Study for La Donna della Finestra (1880)
Coloured chalks on two sheets of buff paper
Signed with monograms and dated 1880
(28.03 inches wide)
The subject of 'La Donna della Finestra' derives from Dante Alighieri's autobiographical Vita Nuova, the book that did most to shape Rossetti's attitudes to love. It tells, in a symbolical and mystical fashion, the history of Dante's love for Beatrice. Rossetti translated it into English around 1850 and published it with other translations from the Early Italian poets in 1861. The Vita Nuova inspired Rossetti's paintings and designs throughout his career. He first treated 'La Donna della Finestra' in 1870 and from this date it became one of his favourite Dante subjects.
The figure of the Woman at the Window appears when Dante is sunk deep in grief for the death of Beatrice. Dante speaks;
'Then, having sat for some space sorely in
thought because of the time that was now
past, I was filled with dolorous imaginings
that it became outwardly manifest in mine
altered countenance. Whereupon, feeling this
and being in dread lest any should have seen
me, I lifted my eyes to look; and then
perceived a young and very beautiful lady,
who was gazing upon me from a window with a
gaze full of pity, so that the very sum of
of pity appeared gathered together in her'.
In the usual allegorical interpretation of the Vita Nuova, the lady represents Philosophy, but Rossetti had no intention of representing an abstract personification and regarded the vision as a real woman. In the words of William Michael Rossetti:
'Humanly she is the Lady at the Window; mentally she is the Lady of Pity. This interpretation of soul and body - this sense of an equal and undefensible reality of the thing symbolized, and of the form which conveys the symbol - this externalism and internalism - are constantly to be understood as the key-note of Rossetti's aim and performance in art.'
The sitter for this work was Jane Morris, with whom Rossetti fell in love in about 1868. It is significant that he chose to represent her as 'La Donna Della Finestra', suggesting that he felt she brought him consolation for the death of his wife, Elizabeth Siddal, whom he regarded as his Beatrice. Yet as Rossetti's love for Jane deepened he represented her as Beatrice also, for instance in the large oil painting 'Dante's Dream at the time of the Death of Beatrice' (Walker Art Gallery, Liverpool).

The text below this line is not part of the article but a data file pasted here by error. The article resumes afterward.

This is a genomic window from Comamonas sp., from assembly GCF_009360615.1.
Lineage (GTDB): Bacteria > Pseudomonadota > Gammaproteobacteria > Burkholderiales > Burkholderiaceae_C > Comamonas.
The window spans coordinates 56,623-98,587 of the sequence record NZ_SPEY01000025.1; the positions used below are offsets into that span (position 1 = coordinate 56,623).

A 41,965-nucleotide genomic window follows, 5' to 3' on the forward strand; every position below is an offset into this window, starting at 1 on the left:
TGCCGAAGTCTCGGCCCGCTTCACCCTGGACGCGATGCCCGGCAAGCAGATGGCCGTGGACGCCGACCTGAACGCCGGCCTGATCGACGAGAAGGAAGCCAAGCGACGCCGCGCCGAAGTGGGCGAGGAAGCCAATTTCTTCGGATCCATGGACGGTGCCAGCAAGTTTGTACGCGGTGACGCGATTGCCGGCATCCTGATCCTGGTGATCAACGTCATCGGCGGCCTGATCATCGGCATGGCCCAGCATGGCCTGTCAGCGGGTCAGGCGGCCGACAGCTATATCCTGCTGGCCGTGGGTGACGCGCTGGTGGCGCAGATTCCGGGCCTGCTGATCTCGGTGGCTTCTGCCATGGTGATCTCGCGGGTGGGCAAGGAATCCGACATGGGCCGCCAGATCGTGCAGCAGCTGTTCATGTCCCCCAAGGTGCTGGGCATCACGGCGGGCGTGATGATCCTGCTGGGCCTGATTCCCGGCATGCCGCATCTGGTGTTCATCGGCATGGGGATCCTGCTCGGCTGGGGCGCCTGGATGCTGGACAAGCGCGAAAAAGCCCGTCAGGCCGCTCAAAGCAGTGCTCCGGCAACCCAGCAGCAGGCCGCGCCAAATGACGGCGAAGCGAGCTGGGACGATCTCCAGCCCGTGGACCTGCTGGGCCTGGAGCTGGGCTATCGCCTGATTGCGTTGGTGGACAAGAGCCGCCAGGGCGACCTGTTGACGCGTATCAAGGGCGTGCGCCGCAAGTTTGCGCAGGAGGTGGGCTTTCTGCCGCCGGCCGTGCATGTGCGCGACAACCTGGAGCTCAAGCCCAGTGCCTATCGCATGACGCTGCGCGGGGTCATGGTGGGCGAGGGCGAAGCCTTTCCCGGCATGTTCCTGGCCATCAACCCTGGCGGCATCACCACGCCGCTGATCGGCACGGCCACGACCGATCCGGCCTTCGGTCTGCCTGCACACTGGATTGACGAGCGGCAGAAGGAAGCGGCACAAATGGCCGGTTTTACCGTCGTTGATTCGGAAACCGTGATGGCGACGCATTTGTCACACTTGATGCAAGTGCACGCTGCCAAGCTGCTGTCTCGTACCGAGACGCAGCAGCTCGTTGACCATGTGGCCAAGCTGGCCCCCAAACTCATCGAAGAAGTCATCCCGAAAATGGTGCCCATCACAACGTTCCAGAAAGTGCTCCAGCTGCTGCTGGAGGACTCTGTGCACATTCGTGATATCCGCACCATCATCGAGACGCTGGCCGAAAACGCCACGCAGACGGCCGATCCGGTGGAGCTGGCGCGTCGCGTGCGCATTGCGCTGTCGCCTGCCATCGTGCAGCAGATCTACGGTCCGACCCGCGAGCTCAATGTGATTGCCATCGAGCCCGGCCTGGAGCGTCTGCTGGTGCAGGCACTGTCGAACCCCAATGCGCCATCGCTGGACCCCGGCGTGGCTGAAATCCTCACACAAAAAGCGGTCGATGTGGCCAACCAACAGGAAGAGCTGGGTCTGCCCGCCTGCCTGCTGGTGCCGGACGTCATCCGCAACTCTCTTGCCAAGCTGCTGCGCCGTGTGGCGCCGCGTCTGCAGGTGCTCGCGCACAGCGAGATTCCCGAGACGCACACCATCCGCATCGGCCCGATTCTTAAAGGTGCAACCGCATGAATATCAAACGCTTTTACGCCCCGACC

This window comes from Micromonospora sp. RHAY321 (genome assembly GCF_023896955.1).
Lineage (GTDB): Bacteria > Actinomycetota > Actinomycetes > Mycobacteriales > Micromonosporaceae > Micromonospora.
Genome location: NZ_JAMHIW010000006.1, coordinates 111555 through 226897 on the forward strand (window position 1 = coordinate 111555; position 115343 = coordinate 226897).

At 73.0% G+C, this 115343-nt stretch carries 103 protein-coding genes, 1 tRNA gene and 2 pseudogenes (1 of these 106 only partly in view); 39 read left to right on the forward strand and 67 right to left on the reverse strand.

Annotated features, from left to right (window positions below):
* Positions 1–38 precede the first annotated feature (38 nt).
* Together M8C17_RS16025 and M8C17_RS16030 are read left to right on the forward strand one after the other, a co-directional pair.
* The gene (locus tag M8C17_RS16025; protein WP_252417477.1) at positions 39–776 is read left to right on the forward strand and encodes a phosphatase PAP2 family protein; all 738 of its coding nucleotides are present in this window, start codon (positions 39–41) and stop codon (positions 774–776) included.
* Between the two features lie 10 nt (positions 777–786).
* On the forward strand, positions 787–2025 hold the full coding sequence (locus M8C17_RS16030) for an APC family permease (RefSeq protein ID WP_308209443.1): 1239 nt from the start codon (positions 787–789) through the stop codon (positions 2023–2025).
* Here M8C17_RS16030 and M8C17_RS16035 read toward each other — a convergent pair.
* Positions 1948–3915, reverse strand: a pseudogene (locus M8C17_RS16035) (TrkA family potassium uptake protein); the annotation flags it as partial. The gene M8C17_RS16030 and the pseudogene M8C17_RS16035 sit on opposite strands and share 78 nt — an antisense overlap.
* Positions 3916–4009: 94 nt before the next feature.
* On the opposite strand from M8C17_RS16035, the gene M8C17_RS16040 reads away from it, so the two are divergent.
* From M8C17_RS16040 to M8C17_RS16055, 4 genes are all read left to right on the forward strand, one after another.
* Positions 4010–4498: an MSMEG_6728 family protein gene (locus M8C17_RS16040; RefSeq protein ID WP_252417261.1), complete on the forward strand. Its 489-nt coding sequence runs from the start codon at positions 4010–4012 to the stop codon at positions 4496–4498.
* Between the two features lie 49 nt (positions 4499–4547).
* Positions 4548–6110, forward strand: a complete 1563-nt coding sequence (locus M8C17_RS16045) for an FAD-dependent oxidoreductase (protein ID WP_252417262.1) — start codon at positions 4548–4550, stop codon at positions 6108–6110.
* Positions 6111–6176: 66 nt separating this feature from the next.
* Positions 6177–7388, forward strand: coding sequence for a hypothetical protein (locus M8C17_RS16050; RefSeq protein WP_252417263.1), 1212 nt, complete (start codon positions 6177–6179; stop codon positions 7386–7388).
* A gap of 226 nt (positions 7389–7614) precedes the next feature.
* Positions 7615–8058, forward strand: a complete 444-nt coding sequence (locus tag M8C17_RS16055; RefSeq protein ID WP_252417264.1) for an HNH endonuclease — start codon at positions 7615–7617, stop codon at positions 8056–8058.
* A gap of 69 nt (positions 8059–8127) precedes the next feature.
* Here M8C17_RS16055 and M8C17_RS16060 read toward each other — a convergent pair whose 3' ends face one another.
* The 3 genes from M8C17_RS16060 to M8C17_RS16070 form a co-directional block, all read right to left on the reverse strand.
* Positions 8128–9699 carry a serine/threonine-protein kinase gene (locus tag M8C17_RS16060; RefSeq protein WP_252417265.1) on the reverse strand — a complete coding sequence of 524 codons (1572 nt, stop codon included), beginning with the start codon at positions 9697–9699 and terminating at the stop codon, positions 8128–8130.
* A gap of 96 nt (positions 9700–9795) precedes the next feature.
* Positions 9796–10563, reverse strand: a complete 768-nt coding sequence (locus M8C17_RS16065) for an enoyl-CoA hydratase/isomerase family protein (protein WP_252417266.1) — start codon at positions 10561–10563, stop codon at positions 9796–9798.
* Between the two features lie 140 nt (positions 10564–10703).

The owner of the present drawing was William Graham, who was, with Frederick Leyland, Rossetti's most important patron. He began to buy from Rossetti in the mid 1860s, but was not just important as a purchaser. His fine collection of early Italian paintings (the original Pre-Raphaelites) helped to inspire Rossetti and the other artists whom Graham supported including Edward Burne-Jones. An insight into the scope of Graham's collection is given by the catalogue of his posthumous sale at Christies April 1886, and it is currently being researched by Oliver Garnett. Graham owned a number of works by Rossetti. When they came onto the market, in 1874 and 1885 respectively, Graham grasped the opportunity and bought his two Pre-Raphaelite Brotherhood oils, 'Ecce Ancilla Domini' (1850) and 'The Girlhood of Mary Virgin' (1849) both now in the Tate Gallery. He also commissioned the large 'Dante's Dream', although this ultimately proved too big for his London House. Graham regarded the present drawing with particular affection, writing to Rossetti in 1879, 'I must add one line to say how much I was charmed with the "Donna della Finestra" which I look at as one of your most successful single figures.' The second owner of the drawing, Major C.S. Goldman, was Burne-Jones's neighbour in Rottingdean in the 1890s. His son changed his surname to Monck.